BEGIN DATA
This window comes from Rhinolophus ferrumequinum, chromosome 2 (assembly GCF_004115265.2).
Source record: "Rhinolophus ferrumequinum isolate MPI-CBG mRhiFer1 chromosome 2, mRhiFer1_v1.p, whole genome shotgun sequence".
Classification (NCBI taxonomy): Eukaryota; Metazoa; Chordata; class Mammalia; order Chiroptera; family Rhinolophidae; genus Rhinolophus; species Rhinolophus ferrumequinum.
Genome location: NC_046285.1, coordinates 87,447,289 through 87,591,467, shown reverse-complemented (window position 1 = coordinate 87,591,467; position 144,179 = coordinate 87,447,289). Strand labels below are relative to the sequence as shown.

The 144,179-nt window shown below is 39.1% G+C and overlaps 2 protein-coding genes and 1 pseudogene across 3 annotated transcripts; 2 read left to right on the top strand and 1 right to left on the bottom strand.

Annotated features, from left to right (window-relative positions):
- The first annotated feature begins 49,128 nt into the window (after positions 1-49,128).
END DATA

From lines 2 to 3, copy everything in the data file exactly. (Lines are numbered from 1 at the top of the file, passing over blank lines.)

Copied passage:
Source record: "Rhinolophus ferrumequinum isolate MPI-CBG mRhiFer1 chromosome 2, mRhiFer1_v1.p, whole genome shotgun sequence".
Classification (NCBI taxonomy): Eukaryota; Metazoa; Chordata; class Mammalia; order Chiroptera; family Rhinolophidae; genus Rhinolophus; species Rhinolophus ferrumequinum.